seema aapi

Seema Verma, Indian American Administrator of the Centers for Medicare & Medicaid Services and a member of the White House Coronavirus Task Force, addressed a panel discussion organized by the American Association of Physicians of Indian Origin on telehealth. She is seen here speaking at the daily coronavirus briefing at the White House on April 19, 2020 in Washington, DC. (Tasos Katopodis/Getty Images)

The American Association of Physicians of Indian Origin held a two-hour long panel discussion via Zoom May 2 covering telehealth and a wide range of topics of importance to more than 300 doctors and the larger community regarding the challenges of the current COVID pandemic.

Telehealth is a critical response to the pandemic crisis, and the Trump Administration has taken it to unprecedented levels, Indian American Seema Verma, Administrator of the Centers for Medicare & Medicaid Services and a member of the White House Coronavirus Task Force, told the doctors.

“Medicare recently expanded its coverage of telehealth services,” allowing beneficiaries to receive a wider range of healthcare services from doctors without having to travel to a healthcare facility, she said.

Cautioning that “the war is far from over,” Verma acknowledged there is a decline in the number of cases. “CMS has acted swiftly to help 340 million people,” she said before praising the “sacrifices of the healthcare professionals across the nation who have helped to reduce the trend.”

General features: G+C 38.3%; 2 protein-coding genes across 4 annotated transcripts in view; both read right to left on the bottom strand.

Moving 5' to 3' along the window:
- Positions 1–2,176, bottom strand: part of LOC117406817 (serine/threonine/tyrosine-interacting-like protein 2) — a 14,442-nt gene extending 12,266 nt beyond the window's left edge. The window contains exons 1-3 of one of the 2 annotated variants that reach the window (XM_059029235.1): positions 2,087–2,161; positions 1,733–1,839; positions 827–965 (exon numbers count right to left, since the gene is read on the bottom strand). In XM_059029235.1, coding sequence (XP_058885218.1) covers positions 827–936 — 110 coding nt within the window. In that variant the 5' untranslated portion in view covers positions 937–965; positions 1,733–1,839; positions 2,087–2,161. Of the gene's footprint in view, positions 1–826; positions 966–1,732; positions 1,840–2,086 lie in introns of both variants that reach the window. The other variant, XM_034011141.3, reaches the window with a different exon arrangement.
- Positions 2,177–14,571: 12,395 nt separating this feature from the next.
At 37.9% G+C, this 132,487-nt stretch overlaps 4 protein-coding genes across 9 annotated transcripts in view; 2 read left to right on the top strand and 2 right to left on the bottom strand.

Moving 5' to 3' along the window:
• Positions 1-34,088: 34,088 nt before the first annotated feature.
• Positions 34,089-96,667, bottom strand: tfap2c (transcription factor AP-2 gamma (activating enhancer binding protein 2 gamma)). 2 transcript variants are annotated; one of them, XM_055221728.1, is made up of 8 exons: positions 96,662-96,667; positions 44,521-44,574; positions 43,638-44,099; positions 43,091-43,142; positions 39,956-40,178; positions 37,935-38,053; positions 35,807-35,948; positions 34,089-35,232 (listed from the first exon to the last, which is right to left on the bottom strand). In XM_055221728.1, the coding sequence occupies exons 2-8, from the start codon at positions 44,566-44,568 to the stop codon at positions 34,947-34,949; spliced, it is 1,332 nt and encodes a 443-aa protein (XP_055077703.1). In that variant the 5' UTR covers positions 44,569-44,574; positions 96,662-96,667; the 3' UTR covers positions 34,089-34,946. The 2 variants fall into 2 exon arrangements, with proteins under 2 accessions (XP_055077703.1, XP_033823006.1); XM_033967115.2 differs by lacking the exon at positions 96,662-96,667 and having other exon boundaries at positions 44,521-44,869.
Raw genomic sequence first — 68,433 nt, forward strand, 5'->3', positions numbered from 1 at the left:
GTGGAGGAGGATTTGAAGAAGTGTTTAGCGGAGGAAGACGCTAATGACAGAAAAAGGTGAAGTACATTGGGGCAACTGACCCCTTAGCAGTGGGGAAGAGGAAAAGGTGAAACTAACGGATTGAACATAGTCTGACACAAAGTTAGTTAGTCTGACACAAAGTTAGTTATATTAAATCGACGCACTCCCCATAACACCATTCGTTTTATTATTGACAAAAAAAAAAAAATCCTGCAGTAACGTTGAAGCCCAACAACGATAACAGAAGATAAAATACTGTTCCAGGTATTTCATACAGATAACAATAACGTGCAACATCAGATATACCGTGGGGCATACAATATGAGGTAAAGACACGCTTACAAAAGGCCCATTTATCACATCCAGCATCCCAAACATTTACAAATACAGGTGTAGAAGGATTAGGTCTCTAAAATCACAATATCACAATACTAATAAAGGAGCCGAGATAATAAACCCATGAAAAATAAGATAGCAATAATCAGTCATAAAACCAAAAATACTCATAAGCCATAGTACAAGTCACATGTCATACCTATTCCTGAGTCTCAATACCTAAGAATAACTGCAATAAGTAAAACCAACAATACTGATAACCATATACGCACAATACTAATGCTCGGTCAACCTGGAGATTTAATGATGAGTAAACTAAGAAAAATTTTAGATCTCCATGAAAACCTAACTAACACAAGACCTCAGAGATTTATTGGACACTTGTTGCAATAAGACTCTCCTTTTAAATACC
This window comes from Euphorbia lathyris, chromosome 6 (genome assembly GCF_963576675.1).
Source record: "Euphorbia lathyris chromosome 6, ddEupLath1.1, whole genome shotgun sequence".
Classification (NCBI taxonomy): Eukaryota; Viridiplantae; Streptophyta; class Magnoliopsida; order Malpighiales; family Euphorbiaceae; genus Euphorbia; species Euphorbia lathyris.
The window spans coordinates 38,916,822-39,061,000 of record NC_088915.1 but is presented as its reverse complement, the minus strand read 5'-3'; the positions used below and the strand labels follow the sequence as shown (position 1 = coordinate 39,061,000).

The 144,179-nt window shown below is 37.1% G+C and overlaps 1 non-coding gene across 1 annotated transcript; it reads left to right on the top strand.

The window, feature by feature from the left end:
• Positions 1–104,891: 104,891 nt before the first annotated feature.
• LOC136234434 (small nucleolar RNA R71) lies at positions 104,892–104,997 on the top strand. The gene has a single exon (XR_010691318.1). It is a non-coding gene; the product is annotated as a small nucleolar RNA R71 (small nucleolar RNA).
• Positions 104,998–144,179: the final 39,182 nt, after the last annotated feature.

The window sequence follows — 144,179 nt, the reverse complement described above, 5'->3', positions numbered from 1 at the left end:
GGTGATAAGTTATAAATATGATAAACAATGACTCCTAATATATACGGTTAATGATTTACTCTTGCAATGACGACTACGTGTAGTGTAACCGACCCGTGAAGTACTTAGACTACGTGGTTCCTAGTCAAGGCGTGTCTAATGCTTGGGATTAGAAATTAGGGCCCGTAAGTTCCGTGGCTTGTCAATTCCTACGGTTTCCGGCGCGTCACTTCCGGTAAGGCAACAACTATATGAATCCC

In addition to Verma, the speakers included Dr. Bobby Mukkamala, AMA Board of Trustees; Dr. Sheila Rege, AMA Council on CMS; Dr. Humayun J. Chaudhry from the Federation of State Medical Board, and Mike Stinson from the Medical Physician Liability Association.

Chaudhry talked about the FSMB Pandemic Preparedness Task Force, established on Feb. 25, 2020, and its initiatives.

“The states and territories have shown extraordinary flexibility by temporarily waiving or modifying licensure requirements,” he said, noting that all the states have implemented temporary licensure changes for International Medical Graduates, allowing them to serve the people affected by the pandemic.

Stinson said the state of New York is ahead on the issue of Medical Professional Liability, offering healthcare protection on the Good Samaritan Provision, allowing all physicians practicing within the state to have protection against liability.

“We hope it expands to the whole nation,” he said. “While these emergency proclamations could expire after the pandemic is over, we are hoping to have it expanded beyond COVID.

Rege in her address said, “For me, Telehealth may have restored that intangible personal element. I see outpatients in their homes, surrounded by their families. So maybe telehealth is the secret sauce to restoring the joy of medicine. Four key events helped make this rapid change possible.”

AMA worked with CMS to instantaneously create new COVID 19 payment codes. During the pandemic, Medicare patients can have office visits, mental health counseling and preventive healthcare screenings and 85 additional services through telehealth.

“This needs to be made permanent after COVID. It will reduce unnecessary emergency room visits,” Rege declared.

Mukkamala concurred, saying that Medicare will pay for telehealth services at the same rates as in-person services, giving doctors and other medical professionals the opportunity to reserve their offices to treat those who truly require in-person care.

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